A key in deterring a child from engaging in risky behaviors— including suicidal thoughts and acts—is how engaged the youngster feels to both family and school.
This is according to research, including findings from the 1997 National Longitudinal Study on Adolescent Health.
In fact, a feeling of connectedness was the number-one protective factor for students against suicidal behavior according to the study, which surveyed more than 90,000 students in grades 7–12.
“Drifting, not being engaged in family or school has a very strong association with suicide in young men,” says David A. Brent, MD, Academic Chief of Child and Adolescent Psychiatry at the University of Pittsburgh School of Medicine. “So increasing the connection to school, family and others is good.”
A caring, competent and connected community is critical to suicide prevention, say experts. This “competent community” offers a climate where students feel respected, supported and comfortable with approaching an adult when facing problems.
It’s where prevention programs are not short-term or delivered in isolation, but well-integrated. And it has strong community links with parents, health providers, social services, juvenile justice, treatment facilities and other institutions.
“The Air Force took up this theme. That’s the model: Leaders dedicated to protecting members of the community,” sayssays Rutgers University researcher John Kalafat, PhD, an expert in implementing and evaluating school-based suicide prevention programs.
He is referring to the U.S. Air Force suicide prevention initiative which uses a system-wide community approach and has been shown to markedly reduce rates of suicide among enlisted personnel.
Yet building a competent community that can address youth suicide is challenging. Priorities vary for school administrators, parents, staff, children and community agencies. And critical issues may be neglected because different community stakeholders have limited time, scopes of responsibility and views regarding suicide.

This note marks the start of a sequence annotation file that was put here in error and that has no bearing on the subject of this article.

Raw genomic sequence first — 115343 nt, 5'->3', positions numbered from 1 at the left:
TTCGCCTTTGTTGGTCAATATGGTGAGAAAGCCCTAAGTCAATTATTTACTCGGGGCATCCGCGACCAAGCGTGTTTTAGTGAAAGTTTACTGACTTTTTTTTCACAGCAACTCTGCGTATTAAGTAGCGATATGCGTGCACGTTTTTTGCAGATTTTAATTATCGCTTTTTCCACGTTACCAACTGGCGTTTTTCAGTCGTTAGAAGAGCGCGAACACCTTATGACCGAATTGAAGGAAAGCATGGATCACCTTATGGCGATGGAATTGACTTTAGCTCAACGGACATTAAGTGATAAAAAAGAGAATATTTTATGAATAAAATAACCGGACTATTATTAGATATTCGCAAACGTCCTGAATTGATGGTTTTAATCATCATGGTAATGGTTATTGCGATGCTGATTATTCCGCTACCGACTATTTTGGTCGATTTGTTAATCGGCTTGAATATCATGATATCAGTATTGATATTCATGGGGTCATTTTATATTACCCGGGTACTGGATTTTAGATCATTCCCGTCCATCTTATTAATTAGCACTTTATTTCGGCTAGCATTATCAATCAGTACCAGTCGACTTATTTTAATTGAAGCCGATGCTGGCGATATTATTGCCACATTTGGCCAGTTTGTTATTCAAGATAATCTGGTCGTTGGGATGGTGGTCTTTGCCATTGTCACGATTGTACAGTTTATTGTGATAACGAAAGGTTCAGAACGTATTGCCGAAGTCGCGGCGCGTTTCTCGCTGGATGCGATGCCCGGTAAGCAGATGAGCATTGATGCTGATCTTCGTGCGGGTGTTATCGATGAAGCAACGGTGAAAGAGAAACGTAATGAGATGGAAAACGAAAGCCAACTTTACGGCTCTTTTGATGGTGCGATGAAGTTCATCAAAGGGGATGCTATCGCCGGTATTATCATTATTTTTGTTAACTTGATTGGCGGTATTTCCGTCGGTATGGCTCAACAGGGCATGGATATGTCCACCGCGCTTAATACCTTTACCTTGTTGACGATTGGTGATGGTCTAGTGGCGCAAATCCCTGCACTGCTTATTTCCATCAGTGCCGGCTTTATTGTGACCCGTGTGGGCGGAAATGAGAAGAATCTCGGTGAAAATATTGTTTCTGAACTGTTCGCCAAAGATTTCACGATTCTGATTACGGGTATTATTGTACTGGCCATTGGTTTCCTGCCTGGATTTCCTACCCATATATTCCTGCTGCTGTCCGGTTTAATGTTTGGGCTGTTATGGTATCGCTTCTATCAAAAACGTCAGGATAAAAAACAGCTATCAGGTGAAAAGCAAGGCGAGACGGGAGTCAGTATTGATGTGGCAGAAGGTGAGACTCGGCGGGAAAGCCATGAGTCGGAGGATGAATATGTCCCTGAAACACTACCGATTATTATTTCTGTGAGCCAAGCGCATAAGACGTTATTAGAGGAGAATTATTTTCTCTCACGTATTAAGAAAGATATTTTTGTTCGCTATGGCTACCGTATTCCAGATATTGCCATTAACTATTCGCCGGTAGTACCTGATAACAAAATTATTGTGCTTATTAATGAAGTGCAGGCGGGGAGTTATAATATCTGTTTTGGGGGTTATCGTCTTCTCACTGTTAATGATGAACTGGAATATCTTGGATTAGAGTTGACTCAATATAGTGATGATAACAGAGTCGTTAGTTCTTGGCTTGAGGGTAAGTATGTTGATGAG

“The stigma associated with suicide is huge,” notes psychiatrist-researcher Morton M. Silverman, MD, an expert on youth suicide. “So it’s not simple to convince principals and school administrators that this is a needed, important, valuable part of their curriculum.”
Kalafat agrees and notes that inundated school administrators think twice about adding another element to their curricula or campus services, especially when it has to do with suicide.
“Schools are dealing with so many things. And they think, ‘How often does suicide occur, and how often on school grounds?’” Kalafat notes. “An administrator will tell me, ‘Look, I’m having to deal with violence, drugs, pregnant teens, an increasingly heterogeneous student population—some of which are totally unprepared to learn. Tell me why I have to deal with this.’”
But that’s exactly the point. Sound suicide prevention programs can have many spin-off benefits, according to research, sort of a “halo effect” in curbing other youth risk behaviors.
“We have to convince school administrators that a competent community is what they’d support. That it dovetails with a good school climate where we support and respect each other,” adds Kalafat. And that means not just focusing on suicide prevention, but on reduction of substance abuse, violence, bullying and other benefits that can accompany it. It’s about building help-seeking behaviors in general among youngsters—and having people trained to respond appropriately to these children when they reach out.”